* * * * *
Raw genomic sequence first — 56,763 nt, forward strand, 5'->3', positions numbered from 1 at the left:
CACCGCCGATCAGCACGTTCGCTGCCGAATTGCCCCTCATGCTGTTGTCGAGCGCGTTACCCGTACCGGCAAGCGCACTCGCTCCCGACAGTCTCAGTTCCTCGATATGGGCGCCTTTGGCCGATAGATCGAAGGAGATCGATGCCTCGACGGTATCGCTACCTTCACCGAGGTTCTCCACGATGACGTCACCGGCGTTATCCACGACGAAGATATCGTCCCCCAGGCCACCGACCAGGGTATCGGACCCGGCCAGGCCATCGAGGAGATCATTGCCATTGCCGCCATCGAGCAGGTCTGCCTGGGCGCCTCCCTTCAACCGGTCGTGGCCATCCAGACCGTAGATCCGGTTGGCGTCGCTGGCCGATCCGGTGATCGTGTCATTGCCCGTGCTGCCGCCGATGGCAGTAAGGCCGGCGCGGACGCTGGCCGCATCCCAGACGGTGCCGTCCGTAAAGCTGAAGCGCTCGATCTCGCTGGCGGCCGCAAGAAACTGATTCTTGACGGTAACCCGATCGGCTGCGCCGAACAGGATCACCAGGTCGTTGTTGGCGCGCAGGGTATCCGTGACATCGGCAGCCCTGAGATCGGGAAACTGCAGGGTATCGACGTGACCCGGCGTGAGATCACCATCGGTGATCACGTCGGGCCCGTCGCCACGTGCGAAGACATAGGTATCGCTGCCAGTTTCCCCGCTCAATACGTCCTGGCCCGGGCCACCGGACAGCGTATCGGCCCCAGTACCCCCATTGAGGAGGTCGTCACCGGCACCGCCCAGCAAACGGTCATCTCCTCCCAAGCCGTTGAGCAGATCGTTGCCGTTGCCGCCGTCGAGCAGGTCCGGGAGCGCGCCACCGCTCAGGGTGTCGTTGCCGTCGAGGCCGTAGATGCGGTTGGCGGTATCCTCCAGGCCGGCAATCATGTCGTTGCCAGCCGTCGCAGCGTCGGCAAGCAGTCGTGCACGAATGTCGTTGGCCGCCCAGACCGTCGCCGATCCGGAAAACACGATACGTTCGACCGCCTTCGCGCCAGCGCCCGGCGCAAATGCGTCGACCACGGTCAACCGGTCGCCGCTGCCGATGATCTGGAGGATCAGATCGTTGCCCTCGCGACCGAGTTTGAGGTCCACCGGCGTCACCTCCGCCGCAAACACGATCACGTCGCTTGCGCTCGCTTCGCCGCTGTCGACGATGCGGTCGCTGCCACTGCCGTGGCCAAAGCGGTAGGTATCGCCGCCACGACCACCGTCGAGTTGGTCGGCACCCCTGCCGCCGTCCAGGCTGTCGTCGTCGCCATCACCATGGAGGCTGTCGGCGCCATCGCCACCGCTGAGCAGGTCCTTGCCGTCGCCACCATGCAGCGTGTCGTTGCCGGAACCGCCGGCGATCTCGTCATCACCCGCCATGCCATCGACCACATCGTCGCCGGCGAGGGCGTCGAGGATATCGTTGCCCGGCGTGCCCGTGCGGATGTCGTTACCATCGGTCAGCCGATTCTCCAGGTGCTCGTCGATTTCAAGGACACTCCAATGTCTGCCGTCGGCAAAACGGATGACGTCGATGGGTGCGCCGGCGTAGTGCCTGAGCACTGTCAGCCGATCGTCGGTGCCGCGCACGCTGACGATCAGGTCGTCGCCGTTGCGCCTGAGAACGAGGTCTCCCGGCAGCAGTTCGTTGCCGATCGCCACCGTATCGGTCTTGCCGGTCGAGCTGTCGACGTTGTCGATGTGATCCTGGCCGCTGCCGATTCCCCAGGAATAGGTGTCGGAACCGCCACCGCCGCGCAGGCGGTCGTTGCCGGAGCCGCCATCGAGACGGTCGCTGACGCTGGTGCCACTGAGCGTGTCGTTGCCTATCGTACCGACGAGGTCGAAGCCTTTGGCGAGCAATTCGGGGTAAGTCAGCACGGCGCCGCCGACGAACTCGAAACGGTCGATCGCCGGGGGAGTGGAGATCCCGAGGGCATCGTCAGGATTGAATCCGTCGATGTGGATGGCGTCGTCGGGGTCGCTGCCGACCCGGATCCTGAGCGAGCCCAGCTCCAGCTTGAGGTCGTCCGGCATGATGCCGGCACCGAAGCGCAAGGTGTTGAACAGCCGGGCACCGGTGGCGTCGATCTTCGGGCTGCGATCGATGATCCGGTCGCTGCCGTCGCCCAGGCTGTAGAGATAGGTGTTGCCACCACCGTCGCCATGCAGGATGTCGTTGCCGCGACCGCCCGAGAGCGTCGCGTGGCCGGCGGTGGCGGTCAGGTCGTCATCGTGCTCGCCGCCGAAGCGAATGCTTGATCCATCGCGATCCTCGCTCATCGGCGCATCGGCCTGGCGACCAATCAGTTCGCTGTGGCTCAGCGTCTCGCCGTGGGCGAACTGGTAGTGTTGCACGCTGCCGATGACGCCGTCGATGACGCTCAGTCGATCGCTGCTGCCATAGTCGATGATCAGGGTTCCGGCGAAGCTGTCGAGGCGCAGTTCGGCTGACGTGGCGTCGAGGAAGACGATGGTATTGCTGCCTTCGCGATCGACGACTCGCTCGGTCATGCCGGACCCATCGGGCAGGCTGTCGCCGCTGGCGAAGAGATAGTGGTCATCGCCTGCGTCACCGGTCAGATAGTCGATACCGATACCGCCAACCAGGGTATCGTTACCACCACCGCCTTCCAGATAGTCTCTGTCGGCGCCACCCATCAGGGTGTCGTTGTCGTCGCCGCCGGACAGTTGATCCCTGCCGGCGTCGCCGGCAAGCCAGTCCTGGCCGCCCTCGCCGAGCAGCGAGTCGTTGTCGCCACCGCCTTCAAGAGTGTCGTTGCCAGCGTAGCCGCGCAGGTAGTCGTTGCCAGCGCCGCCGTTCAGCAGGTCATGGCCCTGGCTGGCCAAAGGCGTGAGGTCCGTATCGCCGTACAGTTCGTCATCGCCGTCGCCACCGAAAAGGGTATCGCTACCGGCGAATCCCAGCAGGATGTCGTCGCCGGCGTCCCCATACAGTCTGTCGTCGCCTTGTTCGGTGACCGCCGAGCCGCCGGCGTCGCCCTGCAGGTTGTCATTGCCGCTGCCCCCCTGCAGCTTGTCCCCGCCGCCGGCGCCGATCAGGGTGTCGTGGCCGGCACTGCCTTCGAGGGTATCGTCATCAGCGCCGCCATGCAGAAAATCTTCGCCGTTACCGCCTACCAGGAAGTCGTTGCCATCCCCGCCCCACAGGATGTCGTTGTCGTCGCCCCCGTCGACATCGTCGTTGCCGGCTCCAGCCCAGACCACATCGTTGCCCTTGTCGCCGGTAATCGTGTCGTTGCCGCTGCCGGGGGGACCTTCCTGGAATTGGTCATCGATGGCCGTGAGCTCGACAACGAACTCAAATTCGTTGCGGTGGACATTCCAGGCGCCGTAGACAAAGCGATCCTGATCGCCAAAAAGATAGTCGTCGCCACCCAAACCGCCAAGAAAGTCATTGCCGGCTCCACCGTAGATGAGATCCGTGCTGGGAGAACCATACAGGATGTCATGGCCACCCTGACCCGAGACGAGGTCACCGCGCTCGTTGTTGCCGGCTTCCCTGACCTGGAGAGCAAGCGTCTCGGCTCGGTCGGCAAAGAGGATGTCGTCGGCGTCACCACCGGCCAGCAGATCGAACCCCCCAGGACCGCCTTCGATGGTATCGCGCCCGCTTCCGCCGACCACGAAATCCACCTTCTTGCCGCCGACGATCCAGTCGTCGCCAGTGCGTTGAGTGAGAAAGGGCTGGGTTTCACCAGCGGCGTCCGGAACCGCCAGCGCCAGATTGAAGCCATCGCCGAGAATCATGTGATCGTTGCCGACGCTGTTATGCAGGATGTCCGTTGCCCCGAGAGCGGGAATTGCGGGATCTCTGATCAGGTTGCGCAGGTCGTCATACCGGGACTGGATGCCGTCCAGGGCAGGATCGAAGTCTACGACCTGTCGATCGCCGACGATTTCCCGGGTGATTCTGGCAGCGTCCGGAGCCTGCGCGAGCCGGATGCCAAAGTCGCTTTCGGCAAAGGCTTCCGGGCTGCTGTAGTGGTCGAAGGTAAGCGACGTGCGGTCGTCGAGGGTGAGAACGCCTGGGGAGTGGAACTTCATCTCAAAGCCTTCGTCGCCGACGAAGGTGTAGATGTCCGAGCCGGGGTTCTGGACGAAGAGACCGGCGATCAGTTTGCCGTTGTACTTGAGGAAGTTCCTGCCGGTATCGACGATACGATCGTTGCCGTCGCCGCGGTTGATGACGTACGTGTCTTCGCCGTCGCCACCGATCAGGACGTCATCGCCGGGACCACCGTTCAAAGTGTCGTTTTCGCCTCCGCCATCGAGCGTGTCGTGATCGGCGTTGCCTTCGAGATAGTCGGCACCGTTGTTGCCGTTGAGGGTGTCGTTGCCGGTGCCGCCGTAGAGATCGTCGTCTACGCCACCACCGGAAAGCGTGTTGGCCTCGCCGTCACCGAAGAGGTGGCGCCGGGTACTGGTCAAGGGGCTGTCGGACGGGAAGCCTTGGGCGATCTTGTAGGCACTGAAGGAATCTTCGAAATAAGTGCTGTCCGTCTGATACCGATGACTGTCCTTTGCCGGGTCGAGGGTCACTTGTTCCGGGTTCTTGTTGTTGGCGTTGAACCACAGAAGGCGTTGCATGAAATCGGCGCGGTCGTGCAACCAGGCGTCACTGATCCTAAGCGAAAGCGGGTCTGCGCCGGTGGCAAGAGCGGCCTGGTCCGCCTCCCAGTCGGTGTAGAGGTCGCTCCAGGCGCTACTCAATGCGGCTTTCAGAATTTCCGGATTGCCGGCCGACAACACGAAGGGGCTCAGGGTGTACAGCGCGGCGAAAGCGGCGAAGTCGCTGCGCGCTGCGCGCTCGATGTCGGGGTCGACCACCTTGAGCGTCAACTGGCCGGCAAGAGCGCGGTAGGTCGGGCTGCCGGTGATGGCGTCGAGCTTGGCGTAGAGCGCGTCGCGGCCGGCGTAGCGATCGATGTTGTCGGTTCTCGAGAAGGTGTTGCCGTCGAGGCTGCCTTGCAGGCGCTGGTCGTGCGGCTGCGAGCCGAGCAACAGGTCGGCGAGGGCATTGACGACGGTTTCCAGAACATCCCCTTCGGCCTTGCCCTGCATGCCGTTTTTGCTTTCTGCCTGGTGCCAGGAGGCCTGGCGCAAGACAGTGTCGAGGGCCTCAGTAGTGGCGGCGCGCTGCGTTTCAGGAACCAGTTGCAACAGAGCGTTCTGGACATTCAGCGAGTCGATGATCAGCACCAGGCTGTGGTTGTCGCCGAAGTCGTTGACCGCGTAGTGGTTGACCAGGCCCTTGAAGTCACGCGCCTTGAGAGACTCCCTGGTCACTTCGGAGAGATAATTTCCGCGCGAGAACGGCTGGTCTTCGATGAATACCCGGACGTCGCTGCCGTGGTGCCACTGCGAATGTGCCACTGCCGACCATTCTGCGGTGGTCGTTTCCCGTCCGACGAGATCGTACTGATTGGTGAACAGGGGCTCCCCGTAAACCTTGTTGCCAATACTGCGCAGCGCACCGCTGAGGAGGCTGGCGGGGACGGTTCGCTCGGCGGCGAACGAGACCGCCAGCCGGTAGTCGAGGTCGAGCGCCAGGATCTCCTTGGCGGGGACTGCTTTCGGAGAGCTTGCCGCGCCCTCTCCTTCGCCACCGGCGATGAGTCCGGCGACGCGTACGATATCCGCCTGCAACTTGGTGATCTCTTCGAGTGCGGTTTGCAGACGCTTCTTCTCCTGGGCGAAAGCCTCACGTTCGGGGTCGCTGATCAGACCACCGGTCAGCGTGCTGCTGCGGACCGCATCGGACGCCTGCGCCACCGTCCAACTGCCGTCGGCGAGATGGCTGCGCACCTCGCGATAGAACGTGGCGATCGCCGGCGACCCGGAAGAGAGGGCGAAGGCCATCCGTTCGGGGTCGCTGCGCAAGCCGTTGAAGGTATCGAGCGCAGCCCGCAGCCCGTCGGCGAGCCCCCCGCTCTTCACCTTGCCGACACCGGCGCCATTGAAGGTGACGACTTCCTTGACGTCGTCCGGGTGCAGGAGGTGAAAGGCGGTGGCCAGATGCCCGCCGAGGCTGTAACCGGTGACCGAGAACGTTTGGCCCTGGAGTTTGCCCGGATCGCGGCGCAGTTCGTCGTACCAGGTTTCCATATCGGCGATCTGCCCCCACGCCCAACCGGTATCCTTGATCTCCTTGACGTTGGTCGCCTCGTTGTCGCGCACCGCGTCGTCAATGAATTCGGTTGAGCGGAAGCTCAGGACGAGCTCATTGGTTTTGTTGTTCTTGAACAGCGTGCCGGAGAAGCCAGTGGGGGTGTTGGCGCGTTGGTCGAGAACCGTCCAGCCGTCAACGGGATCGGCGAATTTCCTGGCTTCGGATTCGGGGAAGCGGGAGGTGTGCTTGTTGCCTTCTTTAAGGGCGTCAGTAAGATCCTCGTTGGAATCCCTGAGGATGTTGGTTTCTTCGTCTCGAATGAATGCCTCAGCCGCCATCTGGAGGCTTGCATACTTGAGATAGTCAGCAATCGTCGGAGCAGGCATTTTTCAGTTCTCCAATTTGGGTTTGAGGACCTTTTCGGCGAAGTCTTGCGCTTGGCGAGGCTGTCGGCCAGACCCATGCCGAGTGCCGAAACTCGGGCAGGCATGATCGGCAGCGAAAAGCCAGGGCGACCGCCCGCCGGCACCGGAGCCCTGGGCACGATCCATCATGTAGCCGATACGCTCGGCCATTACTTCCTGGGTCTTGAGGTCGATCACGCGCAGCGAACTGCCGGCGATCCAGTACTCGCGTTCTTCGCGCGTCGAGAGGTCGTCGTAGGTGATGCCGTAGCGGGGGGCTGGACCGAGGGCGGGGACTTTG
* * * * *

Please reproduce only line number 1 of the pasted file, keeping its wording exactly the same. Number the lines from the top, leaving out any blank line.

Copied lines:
Raw genomic sequence first — 56,763 nt, forward strand, 5'->3', positions numbered from 1 at the left: